Letters

Letters to the editor dated April 14, 2020

| Updated on April 14, 2020 Published on April 14, 2020

Healthcare needs

This refers to the editorial ‘Treatment for all’ (April 14). A situation should not arise where non-Covid mortalities and morbidities outnumber the Covid casualties. Earlier it was suggested that elective surgery be deferred, but now with the lockdown extended, even emergency surgery may not be spared. The role of healthcare is indispensable right now, and all private hospitals and clinics rendering primary, secondary and tertiary facilities should be functional and exempted from any type of embargo.

Critically ill patients are more susceptible to the pandemic and need extra care, not abandonment.

Deepak Singhal

Chennai

Patients’ plight

Apropos ‘Treatment for all’ (April 14). This is a trying time for all medical professionals as they are not only stressed about handling Covid-19 patients but also other patients with critical ailments. Needless to say our doctor-patient/bed-patient ratio is poor. And in such a crisis, our shortcomings are bound to come to light. In today’s address to the nation, the Prime Minister has said that our country has one lakh beds ready to treat COVID patients, which may look good, but has this come at the cost of not treating other patients? The government must engage both with public and private hospitals so that other patients gets equally good treatment.

Bal Govind

Noida

Medical infrastructure

The extension of nationwide lockdown till May 3 is a welcome reprieve. The move comes amidst fears of further spread and increasing number of hotspots across various locations. The lockdown extension will now be a testing time for health experts who are otherwise continuously engaged in monitoring Covid-19 cases consistently.

Further, the government should make adequate necessary arrangements for supply of medical equipment, including PPE, medicines, advanced infrastructure etc. The catastrophe is now an opportunity to ramp up healthcare infrastructure. The government should surge ahead in implementing necessary policies to further improve healthcare infrastructure, including procurement of medical devices, review of import/export of life-saving drugs, upgrading of hospitals, improvement of basic infrastructure at primary health care facilities etc.

Varun Dambal

Bengaluru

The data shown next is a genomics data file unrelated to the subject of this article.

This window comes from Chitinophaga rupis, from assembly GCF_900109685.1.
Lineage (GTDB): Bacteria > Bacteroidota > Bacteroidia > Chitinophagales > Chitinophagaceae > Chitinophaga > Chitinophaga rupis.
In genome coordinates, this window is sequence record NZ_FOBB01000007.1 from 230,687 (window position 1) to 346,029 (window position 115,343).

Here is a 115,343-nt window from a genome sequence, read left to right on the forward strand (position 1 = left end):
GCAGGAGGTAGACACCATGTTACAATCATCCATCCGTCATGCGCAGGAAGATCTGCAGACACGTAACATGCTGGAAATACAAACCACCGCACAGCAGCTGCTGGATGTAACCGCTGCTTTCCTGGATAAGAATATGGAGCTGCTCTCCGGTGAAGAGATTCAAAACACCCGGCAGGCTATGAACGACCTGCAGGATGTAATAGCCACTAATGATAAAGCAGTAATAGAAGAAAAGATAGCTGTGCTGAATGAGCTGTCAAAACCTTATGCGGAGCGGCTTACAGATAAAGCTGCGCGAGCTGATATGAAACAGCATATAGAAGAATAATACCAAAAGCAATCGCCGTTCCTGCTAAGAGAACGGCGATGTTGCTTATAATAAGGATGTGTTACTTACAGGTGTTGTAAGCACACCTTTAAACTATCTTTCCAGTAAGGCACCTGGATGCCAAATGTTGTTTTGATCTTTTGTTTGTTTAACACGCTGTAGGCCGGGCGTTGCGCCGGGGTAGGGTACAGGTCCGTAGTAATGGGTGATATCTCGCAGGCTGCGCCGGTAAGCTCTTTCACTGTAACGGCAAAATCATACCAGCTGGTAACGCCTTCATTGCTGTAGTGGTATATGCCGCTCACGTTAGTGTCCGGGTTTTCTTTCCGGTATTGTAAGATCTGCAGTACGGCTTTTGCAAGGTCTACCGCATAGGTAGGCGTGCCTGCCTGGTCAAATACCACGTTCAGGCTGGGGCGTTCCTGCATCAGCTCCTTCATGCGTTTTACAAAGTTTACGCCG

Relief for the impoverished

The extension of the nationwide lockdown for three more weeks was a foregone conclusion. Obviously we could not have done without “Lockdown 2.0” to contain the spread of Covid-19 and save lives. Given the gravity of the existential threat posed by the contagion, there is unanimous support for the extension of the lockdown.

By reiterating the need to maintain social distancing, Prime Minister Narendra Modi counselled the citizenry to behave responsibly. While the battle is to be fought on all fronts, he neglected to mention that we did not pay enough heed to WHO’s “Test, Test, Test” prescription to respond better with accurate data of cases. Modi made the easing of restrictions conditional on the success achieved in “flattening the curves” by April 20. But he should not make it a test of people’s resilience to cope with the economic fallout of the lockdown, like loss of livelihoods and descent into destitution.

The announcement of a ‘special financial package’ was eagerly awaited to allay the fears of the poor that hunger might kill them before the virus does. But we heard little on that front. Modi needs to do more than just acknowledge the hardships people are facing. The handling of the coronavirus by the government is handicapped by its stinginess in supporting the impoverished people to survive the lockdown and the pandemic.

The resumption of industrial production can wait; but feeding the socially and economically deprived cannot. It is all very well for the Prime Minister to appeal to the ‘affluent’ to lend a helping hand to the poor and needy. But the lives of the poor cannot be left solely to the compassion or altruism of the well-to-do. The government has to intervene to ensure that the poor don’t suffer want and wither. Food security must be high on the government’s list of priorities.

G David Milton

Maruthancode, Tamil Nadu

Published on April 14, 2020

A letter from the Editor


Dear Readers,

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